Introduction: Trash Can Hiding Cabinet
Brace yourself! This is a longer than usual instructable but, I wanted to make sure I included a lot of pictures! So my wife and I had two problems, our counter-space was sorely lacking, and, our dog kept getting into our trash. I decided we could kill two birds with one stone and thus our trash can hiding cabinet was born.
Step 1: Cabinet Base
I made the entire frame of this cabinet out of 2X4's (awesome for ease of work, but it does make a crazy-heavy cabinet!)
Step 2: Stiles
For the stiles of the frame I decided it would be easiest to do a half-lap joint. This made the walls very strong while keeping the outside dimension of my cabinet consistent with the outside of the base I made in the last step. The easiest way to notch the 2X4 is to set your circular saw to half the depth of the 2X4 and make multiple passes over the area you want to remove material (this area should be the width of a 2X4). The more cuts you make the easier the next step will be! After you have made your cuts, take a hammer and wack the end of the wood to break off those tabs. Do this to the top and bottom of your stiles. Youre basically attaching these to the bottom frame and then building a top frame on them. Finally clean it up with a chisel, add glue, and screw on to your base.
Step 3: Top Frame
The top frame is attached to the stiles but make sure you cut the side rails long. The side rails extended over the front of the frame by 1-1/2". This is because the front door is going to be framed by 2X4's so when it's closed you have a flush front.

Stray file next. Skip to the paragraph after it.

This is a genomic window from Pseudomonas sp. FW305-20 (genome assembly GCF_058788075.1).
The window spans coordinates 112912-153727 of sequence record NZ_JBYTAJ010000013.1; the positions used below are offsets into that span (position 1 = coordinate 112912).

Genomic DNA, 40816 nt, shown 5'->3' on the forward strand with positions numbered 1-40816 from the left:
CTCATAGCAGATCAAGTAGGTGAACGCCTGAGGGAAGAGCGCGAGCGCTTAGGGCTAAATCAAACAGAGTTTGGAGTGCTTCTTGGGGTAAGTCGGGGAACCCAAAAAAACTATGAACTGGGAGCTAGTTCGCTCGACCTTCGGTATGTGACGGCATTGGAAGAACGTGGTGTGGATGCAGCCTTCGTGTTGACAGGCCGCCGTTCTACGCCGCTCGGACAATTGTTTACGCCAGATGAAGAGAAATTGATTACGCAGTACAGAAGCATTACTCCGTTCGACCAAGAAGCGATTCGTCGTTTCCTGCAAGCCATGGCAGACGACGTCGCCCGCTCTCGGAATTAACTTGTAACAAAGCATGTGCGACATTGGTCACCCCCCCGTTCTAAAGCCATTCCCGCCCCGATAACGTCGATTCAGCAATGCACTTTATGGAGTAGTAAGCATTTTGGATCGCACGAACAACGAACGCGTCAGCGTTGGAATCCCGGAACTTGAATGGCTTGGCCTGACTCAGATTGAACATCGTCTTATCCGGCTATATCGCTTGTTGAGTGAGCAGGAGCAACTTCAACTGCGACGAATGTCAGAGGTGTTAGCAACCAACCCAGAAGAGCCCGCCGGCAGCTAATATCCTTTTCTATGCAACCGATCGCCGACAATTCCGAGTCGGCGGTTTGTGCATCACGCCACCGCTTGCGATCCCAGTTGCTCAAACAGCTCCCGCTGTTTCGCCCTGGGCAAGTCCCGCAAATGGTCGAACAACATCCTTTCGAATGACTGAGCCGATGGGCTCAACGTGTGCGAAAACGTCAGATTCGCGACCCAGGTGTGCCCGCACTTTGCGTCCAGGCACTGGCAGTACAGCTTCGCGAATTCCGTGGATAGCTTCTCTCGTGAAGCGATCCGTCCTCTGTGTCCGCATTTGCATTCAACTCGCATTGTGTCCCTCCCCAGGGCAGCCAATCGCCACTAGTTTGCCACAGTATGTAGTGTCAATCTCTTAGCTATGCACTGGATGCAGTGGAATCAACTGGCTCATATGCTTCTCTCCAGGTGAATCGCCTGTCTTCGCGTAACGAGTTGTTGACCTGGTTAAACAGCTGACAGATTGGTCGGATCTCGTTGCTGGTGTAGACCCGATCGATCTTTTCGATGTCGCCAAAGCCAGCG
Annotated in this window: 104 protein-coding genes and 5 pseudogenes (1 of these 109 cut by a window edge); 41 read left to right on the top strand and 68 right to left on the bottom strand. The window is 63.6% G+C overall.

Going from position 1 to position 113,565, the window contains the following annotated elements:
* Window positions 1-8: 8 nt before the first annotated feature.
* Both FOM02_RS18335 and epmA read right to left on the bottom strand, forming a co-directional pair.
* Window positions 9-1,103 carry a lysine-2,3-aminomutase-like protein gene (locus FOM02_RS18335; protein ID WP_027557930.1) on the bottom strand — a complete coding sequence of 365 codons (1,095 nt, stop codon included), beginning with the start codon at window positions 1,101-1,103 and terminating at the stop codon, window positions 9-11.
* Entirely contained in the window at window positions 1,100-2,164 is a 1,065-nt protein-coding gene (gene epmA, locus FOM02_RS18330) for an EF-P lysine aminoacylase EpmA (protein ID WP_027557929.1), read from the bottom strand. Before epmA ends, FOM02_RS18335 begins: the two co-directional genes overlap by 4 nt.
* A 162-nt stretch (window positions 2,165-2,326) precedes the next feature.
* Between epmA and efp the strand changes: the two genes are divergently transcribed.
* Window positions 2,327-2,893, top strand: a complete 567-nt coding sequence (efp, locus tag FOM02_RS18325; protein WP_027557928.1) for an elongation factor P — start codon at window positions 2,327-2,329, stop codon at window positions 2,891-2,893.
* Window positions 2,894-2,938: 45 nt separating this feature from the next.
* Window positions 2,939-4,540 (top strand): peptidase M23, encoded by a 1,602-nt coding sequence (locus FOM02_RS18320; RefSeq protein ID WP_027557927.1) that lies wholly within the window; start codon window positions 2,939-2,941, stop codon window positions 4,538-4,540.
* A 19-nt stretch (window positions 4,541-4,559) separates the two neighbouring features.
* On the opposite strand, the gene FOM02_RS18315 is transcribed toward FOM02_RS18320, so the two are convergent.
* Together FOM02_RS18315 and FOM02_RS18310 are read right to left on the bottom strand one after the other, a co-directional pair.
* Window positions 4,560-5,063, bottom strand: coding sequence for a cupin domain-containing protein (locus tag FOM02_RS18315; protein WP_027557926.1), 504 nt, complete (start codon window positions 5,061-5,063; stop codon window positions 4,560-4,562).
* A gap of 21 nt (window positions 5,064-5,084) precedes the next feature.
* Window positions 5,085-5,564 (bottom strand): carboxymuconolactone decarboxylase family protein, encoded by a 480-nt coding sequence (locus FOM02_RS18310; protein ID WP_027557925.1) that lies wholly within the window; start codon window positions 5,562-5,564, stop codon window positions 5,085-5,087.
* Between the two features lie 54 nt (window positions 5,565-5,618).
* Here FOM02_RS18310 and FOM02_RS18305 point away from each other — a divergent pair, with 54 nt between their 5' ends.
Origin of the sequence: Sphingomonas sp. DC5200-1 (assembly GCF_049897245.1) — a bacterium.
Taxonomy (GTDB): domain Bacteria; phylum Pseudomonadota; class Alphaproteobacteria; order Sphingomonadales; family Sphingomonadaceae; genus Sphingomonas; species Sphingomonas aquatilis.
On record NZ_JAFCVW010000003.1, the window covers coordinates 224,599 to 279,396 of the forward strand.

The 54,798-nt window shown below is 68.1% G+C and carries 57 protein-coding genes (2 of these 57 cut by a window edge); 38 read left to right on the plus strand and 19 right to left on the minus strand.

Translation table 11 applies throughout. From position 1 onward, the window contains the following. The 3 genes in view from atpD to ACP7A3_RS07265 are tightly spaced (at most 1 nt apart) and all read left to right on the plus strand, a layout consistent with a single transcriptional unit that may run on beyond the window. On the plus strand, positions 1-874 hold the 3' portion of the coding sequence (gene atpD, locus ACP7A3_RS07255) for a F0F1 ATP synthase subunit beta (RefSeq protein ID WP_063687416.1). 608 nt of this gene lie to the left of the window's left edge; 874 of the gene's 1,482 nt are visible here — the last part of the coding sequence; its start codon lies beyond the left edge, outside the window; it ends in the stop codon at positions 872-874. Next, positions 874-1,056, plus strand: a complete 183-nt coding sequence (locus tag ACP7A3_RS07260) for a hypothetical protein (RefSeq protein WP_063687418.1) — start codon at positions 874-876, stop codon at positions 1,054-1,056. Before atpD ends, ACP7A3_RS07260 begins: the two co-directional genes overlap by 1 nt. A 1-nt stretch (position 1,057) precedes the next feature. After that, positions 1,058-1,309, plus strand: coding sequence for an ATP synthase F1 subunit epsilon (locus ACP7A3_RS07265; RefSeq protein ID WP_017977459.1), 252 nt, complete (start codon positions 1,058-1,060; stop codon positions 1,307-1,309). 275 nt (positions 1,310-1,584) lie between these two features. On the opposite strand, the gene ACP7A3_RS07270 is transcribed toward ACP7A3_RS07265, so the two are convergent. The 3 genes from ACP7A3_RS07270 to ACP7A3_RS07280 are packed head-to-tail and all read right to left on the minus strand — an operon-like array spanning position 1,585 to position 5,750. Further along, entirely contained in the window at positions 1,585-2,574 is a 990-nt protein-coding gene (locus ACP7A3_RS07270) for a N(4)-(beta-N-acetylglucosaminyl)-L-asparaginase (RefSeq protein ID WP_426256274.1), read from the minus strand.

Step 4: Side Paneling
Because we had the half-lap joints there is a 3/4" gap between the stiles and the outside dimension of the base and top, which worked perfect to put 3/4" ply in as siding. So I knew my garbage can was much smaller than the full depth of the counter, so I thought I could make some storage use of the left-over space.
Step 5: Bonus Cookie Sheet Storage!!
I added some extra bracing not only to add strength but to create a compartment to store cookie sheets! I used a router to cut out an opening in the side of the cabinet, added a door with a magnetic catch, and put a plywood floor and a plywood wall to separate the cookie sheets from the nasty trash!
Step 6: Making the Door
I made a 2X4 framed door and then routed out a groove in the backside so I could inlay a piece of nicer 1/4" plywood to give the door some visual appeal. I then attached a base to the door making an "L" shape. The door base is where the trash can will actually sit. I then attached the door to the base frame with hinges. Make sure you add some safety chains so the door doesnt fall onto your toes or pets!!
Step 7: Install and Countertop
Finally install where you want it to go! With the countertop off I drilled pocket holes in the base and screwed it to the floor, shimming as I went to make sure the top was level. The last step is to attach the countertop (which was 3/4" ply because our countertop hadnt arrived yet). Make sure you leave an overhang on your countertop. I measured the other counters we have and our overhang was 3-3/4". Make sure you paint your cabinet as the moisture differences in a kitchen will start to warp the wood. The best part is that just the weight of the door keeps it closed so our dog never got into the trash again!! Also, it's awesome to do some chopping, open up the trash door, and wipe all scraps directly into the trash!
Thanks so much for reading through! Let me know if you have any questions and Ill try to answer them (I made this last spring so I'll do my best:))
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